Glow-in-the-dark

Maine artist Konrad Hunter, has been working with hot glass since attending Penland School of Craft in 2000. Hunter spent several years perfecting his craft before moving to Northern California, where he worked as an assistant glass caster.

After graduating with a degree in mathematics from Humboldt State University, he moved back to his home state where he is continuing to work as an independent artist.

Konrad’s favorite things about glass blowing, are playing with fire and the way glass moves. When he works, he turns out the lights. The glass glows an orange or red when it is hot and Hunter loves it. Besides being beautiful, it is a great indicator of glass temperature. This in turn, informs Hunter on the right moment to make a move. Timing is everything, but after the first hour or so it all flows into one long dance. There is a natural elegance to the entire process.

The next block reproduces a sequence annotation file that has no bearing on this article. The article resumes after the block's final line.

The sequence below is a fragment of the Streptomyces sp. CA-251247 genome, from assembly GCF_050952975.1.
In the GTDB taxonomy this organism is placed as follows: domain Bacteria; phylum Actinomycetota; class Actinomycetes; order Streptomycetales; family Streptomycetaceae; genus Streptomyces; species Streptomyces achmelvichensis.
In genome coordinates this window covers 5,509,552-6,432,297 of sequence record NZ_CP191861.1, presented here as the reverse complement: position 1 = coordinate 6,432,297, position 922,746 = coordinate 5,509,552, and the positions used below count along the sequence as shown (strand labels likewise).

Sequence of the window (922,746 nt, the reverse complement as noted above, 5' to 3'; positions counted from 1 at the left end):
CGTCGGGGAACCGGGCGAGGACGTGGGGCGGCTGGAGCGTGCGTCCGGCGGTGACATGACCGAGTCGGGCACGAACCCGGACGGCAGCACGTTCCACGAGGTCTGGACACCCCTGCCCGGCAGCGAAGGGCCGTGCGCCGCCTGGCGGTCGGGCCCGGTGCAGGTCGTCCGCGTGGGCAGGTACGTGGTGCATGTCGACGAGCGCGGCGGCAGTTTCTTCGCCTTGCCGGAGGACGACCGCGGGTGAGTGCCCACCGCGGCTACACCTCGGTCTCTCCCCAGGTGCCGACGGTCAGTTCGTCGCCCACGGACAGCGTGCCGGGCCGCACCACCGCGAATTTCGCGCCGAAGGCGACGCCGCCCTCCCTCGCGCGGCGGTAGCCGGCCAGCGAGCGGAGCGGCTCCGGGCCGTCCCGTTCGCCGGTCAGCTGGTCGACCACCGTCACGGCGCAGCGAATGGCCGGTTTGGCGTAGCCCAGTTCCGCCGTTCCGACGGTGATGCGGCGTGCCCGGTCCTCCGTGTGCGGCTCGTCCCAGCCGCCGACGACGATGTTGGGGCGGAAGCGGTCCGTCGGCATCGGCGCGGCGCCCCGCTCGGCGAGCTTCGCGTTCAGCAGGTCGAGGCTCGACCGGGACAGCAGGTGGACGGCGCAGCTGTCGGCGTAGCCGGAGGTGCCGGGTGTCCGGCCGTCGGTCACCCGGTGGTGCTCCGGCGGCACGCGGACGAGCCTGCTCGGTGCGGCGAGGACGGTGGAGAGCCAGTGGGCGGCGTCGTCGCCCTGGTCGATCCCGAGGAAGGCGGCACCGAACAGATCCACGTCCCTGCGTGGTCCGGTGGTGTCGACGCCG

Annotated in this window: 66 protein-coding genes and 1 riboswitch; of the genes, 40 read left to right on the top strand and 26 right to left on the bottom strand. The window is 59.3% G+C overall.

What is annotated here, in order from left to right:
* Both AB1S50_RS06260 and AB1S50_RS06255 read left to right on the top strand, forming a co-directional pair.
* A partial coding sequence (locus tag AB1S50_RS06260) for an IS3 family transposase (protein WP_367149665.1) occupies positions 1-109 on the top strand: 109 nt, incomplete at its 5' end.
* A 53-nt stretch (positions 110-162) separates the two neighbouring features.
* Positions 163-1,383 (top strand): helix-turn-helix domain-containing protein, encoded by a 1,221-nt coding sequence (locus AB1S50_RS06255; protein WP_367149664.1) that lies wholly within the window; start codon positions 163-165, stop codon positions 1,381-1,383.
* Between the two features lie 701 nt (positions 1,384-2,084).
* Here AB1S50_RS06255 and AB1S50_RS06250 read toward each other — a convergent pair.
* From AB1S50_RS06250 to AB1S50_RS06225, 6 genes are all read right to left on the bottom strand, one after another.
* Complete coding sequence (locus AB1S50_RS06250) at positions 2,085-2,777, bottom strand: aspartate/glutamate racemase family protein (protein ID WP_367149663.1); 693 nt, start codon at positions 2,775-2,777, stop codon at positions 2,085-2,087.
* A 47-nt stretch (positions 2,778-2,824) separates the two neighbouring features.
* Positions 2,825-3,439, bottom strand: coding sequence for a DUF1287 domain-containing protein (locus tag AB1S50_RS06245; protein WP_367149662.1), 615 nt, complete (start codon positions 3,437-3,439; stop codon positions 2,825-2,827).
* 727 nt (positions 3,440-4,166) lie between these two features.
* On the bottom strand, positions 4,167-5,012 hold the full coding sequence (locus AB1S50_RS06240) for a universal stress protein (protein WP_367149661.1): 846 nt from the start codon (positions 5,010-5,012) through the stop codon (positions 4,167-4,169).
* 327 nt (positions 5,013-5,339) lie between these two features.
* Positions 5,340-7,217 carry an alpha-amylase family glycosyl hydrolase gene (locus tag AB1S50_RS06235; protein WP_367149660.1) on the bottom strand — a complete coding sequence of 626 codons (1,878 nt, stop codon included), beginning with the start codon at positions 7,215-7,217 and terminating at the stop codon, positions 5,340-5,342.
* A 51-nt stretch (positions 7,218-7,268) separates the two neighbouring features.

Hunter’s glass technique is known as lamp working due to the use of the torch for heat. Originally used for laboratory work, lamp working has recently become a widespread for artistic glass including neon signs, bead making and sculptural work.